Ronni Rosewicz, an LQ resident, has accepted the position of Preschool Director and 4-5 Preschool Teacher. She has a strong background in childhood education and counselling. After earning her undergraduate degree at Pittsburgh State University, Ronni taught first grade while obtaining a master’s degree in school counselling from the University of Kansas. She subsequently became a counselor in Olathe, then moved to Blue Valley, where she held the position of counselor at Prairie Star Elementary School for 23 years. After retiring three years ago, she took about four months off and then became a long-term substitute teacher in the Blue Valley school district for kindergarten teachers on maternity leave. After she was approached about a position for Parents as Teachers, an organization that supports parents with children up to three years old, she spent two years working with families to help children reach critical developmental milestones.
Ronni has been married thirty years this month to Tom. They have two kids, Trevor and Quintin, both KU graduates. She loves to play tennis, and Tom fishes almost daily. Their two dogs like to swim in the lake. She is excited to have the opportunity to teach in her community and drive her golf cart to work. Along with being the director, she will teach the four- and five-year-olds; a teacher has been hired for the two- and three-year-olds. Her philosophy about working with children is that every child is different and should be treated as a unique individual. “Kids need different types of discipline. I try to meet the child where they are. My kids were ornery growing up, and I don’t expect perfection. Kids will grow and learn and make mistakes. If you develop a growth mindset, they will learn from their mistakes,” she said. Preschoolers need to learn social skills such as sitting, listening and raising their hand before they can focus on academics.
She recognizes the importance of parents and teachers working together. Where there is mutual trust and respect for each other’s opinions, there is a greater likelihood of success for the preschool program and the progress of each child. She promises to be a huge advocate of each parent’s child, and from her decades of counselling experience she understands the importance of confidentiality, especially in a close-knit environment like LQ. Ronni looks forward to the preschool’s opening day on Tuesday, September 8, and getting to know each child in the program.

Board Meeting Summary – June 23, 2020

The Quivira, Inc. Board of Directors met on Tuesday June 23, 2020, in both Executive and Regular session. This summary provides the action items that were addressed during these meetings. The complete meeting minutes will be available on-line at lakequivira.org, after review and approval during the next regularly scheduled meeting on Tuesday July 28, 2020.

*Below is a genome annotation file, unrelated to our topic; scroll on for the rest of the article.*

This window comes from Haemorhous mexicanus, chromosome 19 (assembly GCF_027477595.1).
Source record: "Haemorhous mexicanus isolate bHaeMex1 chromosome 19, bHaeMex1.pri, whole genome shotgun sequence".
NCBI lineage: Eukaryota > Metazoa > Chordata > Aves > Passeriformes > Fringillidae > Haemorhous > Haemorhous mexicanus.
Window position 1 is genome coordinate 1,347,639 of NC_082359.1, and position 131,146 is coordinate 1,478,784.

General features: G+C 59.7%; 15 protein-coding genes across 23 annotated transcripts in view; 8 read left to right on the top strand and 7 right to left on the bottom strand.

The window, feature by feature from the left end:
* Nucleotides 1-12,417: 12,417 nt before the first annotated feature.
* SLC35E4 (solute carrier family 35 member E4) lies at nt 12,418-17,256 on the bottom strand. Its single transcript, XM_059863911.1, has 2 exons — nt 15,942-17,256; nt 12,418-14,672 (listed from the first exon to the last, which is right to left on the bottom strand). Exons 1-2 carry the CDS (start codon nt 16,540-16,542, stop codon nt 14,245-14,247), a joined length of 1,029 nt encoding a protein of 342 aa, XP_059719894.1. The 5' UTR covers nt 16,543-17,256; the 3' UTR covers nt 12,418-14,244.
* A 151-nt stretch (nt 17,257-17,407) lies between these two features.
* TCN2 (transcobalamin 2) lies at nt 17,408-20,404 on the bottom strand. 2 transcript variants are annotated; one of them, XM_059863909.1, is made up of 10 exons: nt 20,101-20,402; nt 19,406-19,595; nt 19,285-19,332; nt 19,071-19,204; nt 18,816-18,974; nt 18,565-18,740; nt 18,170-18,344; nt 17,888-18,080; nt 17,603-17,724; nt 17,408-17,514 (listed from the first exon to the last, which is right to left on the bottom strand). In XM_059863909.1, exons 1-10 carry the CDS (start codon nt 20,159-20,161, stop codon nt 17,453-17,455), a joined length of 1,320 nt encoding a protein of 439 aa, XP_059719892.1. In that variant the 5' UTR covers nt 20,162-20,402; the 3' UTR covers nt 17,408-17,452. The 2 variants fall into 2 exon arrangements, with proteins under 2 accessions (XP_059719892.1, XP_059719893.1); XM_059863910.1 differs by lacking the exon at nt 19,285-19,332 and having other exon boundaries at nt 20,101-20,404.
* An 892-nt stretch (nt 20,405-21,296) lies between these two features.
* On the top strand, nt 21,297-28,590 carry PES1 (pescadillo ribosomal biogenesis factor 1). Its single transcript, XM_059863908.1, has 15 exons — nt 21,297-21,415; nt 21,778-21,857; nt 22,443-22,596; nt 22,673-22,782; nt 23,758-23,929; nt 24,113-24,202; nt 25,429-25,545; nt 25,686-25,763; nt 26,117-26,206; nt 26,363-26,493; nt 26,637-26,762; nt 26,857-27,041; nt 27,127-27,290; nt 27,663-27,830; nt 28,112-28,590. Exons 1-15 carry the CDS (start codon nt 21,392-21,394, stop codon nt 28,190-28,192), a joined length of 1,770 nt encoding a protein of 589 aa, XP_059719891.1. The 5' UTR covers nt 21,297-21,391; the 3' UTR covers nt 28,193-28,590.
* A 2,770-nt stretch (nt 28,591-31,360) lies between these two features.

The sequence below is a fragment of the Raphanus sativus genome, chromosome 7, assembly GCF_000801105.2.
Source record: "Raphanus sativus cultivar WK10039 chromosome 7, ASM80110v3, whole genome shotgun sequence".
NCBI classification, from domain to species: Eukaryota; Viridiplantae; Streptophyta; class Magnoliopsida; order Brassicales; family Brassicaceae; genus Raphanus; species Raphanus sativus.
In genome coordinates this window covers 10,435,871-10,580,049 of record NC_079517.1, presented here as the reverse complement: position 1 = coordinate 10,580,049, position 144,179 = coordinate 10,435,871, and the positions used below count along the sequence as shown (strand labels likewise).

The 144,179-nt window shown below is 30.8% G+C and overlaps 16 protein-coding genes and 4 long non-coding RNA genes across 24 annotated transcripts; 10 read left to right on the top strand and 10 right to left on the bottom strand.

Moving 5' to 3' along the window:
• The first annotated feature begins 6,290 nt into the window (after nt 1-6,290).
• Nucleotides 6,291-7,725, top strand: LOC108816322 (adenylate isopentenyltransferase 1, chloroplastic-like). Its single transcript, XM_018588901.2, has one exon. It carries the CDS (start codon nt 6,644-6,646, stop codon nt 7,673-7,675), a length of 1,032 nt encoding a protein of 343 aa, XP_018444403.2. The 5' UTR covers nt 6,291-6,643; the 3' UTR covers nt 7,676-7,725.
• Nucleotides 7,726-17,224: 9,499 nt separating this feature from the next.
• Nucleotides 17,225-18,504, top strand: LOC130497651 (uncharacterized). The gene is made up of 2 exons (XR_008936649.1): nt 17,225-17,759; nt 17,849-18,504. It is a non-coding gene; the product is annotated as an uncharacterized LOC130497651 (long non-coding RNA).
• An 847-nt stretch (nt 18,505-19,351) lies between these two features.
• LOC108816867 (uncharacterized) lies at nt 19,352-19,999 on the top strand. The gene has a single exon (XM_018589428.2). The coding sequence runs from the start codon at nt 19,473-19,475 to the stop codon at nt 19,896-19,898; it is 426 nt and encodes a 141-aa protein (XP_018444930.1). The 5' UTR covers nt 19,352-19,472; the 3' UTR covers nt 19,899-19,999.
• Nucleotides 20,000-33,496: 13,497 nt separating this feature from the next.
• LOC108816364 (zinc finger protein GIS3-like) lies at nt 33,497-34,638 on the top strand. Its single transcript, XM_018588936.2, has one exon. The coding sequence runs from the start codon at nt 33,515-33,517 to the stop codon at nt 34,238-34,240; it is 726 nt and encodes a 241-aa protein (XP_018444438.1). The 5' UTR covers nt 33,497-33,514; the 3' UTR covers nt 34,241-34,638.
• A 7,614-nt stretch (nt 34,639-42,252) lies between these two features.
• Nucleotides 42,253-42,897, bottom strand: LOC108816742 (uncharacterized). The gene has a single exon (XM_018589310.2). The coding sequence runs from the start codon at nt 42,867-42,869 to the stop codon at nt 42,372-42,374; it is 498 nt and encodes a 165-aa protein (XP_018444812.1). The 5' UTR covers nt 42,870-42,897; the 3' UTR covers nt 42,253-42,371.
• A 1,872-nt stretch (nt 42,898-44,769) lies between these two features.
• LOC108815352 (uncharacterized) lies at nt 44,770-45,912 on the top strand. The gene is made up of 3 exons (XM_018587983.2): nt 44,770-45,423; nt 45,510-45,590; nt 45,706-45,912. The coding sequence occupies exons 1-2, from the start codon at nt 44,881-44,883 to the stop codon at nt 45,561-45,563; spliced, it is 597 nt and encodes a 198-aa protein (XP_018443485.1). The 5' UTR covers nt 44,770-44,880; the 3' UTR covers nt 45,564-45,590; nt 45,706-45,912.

Executive Session
The Board of Directors met in Executive Session to discuss delinquent accounts, personnel matters, member issues and contract matters. No motions were made nor acted upon during these discussions.
Regular Session
Upon adjournment of the Executive Session, the Board of Directors convened in Regular Open Session.
The following actions were taken by the Board of Directors during the Regular Session.
Executive Session – (As reported during Regular Session)
During Executive Session the Board reviewed the Quivira Cares Program, which was established through member donations to support the Lake Quivira staff with supplemental salary payments during the COVID-19 shutdowns. After finalizing payments through the program, approximately $15,000 remains unallocated in the fund. The Board has determined the remaining funds would be reserved to provide for future undetermined employee needs.
Lake Quivira Bylaw Review
The Board President appointed Brad Bodamer to review specific items in the current Quivira, Inc. Bylaws and provide recommended changes for a possible member vote during the regularly scheduled 2020 November Budget Meeting as follows:
1. Annual Meeting date
2. Review current voting guidelines to allow for electronic voting
3. Transfer of membership due to the death of a spouse
4. Account payment due dates
5. Review committee structure and formally establish the Community Center Committee
Community Center Fees
As presented by the Community Center Committee, the Board reviewed and unanimously approved the proposed fees for Personal Training and Massage Therapy Services to be provided at the Community Center. The fee schedule will be available on-line or at the Center.
Lake Kids Club Rules